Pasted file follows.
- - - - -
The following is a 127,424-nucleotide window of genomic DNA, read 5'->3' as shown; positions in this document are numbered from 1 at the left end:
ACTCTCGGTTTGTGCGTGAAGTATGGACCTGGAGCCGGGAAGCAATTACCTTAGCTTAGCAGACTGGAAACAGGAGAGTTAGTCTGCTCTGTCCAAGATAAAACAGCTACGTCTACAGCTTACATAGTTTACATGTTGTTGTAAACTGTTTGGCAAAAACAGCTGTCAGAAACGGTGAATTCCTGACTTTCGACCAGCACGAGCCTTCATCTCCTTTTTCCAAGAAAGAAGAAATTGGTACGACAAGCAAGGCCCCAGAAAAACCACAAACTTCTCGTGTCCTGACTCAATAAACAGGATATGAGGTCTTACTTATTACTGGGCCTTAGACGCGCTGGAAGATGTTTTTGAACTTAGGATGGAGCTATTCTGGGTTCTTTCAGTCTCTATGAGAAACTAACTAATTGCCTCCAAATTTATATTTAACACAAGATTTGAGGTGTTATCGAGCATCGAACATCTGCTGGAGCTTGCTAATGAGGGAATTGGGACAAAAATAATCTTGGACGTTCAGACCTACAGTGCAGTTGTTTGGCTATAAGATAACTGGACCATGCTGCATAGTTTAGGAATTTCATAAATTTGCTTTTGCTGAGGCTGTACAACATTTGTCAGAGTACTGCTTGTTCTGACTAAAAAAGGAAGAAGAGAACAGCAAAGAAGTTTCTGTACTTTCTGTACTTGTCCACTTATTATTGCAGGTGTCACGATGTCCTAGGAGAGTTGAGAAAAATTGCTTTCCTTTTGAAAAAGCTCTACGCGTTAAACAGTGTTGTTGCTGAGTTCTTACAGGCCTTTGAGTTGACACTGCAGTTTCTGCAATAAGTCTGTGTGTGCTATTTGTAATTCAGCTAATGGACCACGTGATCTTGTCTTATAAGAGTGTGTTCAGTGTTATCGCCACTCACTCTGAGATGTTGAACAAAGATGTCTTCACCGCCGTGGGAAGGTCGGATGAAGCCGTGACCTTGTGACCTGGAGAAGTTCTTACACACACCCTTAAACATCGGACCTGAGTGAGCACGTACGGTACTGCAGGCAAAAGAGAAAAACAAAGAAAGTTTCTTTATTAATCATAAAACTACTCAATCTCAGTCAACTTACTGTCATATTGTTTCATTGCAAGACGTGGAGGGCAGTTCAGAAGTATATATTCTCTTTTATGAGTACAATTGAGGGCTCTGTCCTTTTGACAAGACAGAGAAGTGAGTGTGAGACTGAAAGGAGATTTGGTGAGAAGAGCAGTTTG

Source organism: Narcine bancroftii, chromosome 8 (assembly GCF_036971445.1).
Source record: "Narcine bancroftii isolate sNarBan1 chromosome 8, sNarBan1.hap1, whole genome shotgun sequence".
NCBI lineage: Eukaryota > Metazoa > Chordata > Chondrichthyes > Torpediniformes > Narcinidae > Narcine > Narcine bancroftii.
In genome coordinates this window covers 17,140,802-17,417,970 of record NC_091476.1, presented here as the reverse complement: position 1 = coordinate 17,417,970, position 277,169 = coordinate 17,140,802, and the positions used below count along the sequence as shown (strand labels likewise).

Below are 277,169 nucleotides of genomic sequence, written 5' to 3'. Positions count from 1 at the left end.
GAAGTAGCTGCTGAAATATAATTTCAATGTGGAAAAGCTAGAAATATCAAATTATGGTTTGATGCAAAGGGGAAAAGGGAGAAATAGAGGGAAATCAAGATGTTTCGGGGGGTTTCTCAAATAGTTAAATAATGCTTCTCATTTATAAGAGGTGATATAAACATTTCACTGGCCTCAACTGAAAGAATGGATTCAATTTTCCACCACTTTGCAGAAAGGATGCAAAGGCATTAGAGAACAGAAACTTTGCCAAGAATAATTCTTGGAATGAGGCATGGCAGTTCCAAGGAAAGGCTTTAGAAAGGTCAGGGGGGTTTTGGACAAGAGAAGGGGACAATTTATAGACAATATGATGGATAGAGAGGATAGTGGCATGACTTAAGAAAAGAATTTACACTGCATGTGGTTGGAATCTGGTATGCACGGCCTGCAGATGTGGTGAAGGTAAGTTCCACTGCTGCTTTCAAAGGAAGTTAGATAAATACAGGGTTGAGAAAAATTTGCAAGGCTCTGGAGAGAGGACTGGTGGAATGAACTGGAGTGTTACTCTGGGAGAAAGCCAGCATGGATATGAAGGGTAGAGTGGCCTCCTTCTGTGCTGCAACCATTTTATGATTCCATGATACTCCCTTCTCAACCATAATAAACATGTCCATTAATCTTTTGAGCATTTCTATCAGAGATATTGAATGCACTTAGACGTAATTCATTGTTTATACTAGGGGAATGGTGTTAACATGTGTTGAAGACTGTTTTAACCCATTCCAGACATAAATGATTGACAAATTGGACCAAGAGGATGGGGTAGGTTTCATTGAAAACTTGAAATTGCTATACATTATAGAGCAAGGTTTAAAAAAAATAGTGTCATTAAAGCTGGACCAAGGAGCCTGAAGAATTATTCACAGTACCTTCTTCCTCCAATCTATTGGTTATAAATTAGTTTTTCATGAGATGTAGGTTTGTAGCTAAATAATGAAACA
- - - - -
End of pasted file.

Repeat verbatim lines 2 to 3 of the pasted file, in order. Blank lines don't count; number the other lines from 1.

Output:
ACTCTCGGTTTGTGCGTGAAGTATGGACCTGGAGCCGGGAAGCAATTACCTTAGCTTAGCAGACTGGAAACAGGAGAGTTAGTCTGCTCTGTCCAAGATAAAACAGCTACGTCTACAGCTTACATAGTTTACATGTTGTTGTAAACTGTTTGGCAAAAACAGCTGTCAGAAACGGTGAATTCCTGACTTTCGACCAGCACGAGCCTTCATCTCCTTTTTCCAAGAAAGAAGAAATTGGTACGACAAGCAAGGCCCCAGAAAAACCACAAACTTCTCGTGTCCTGACTCAATAAACAGGATATGAGGTCTTACTTATTACTGGGCCTTAGACGCGCTGGAAGATGTTTTTGAACTTAGGATGGAGCTATTCTGGGTTCTTTCAGTCTCTATGAGAAACTAACTAATTGCCTCCAAATTTATATTTAACACAAGATTTGAGGTGTTATCGAGCATCGAACATCTGCTGGAGCTTGCTAATGAGGGAATTGGGACAAAAATAATCTTGGACGTTCAGACCTACAGTGCAGTTGTTTGGCTATAAGATAACTGGACCATGCTGCATAGTTTAGGAATTTCATAAATTTGCTTTTGCTGAGGCTGTACAACATTTGTCAGAGTACTGCTTGTTCTGACTAAAAAAGGAAGAAGAGAACAGCAAAGAAGTTTCTGTACTTTCTGTACTTGTCCACTTATTATTGCAGGTGTCACGATGTCCTAGGAGAGTTGAGAAAAATTGCTTTCCTTTTGAAAAAGCTCTACGCGTTAAACAGTGTTGTTGCTGAGTTCTTACAGGCCTTTGAGTTGACACTGCAGTTTCTGCAATAAGTCTGTGTGTGCTATTTGTAATTCAGCTAATGGACCACGTGATCTTGTCTTATAAGAGTGTGTTCAGTGTTATCGCCACTCACTCTGAGATGTTGAACAAAGATGTCTTCACCGCCGTGGGAAGGTCGGATGAAGCCGTGACCTTGTGACCTGGAGAAGTTCTTACACACACCCTTAAACATCGGACCTGAGTGAGCACGTACGGTACTGCAGGCAAAAGAGAAAAACAAAGAAAGTTTCTTTATTAATCATAAAACTACTCAATCTCAGTCAACTTACTGTCATATTGTTTCATTGCAAGACGTGGAGGGCAGTTCAGAAGTATATATTCTCTTTTATGAGTACAATTGAGGGCTCTGTCCTTTTGACAAGACAGAGAAGTGAGTGTGAGACTGAAAGGAGATTTGGTGAGAAGAGCAGTTTG

Source organism: Narcine bancroftii, chromosome 8 (assembly GCF_036971445.1).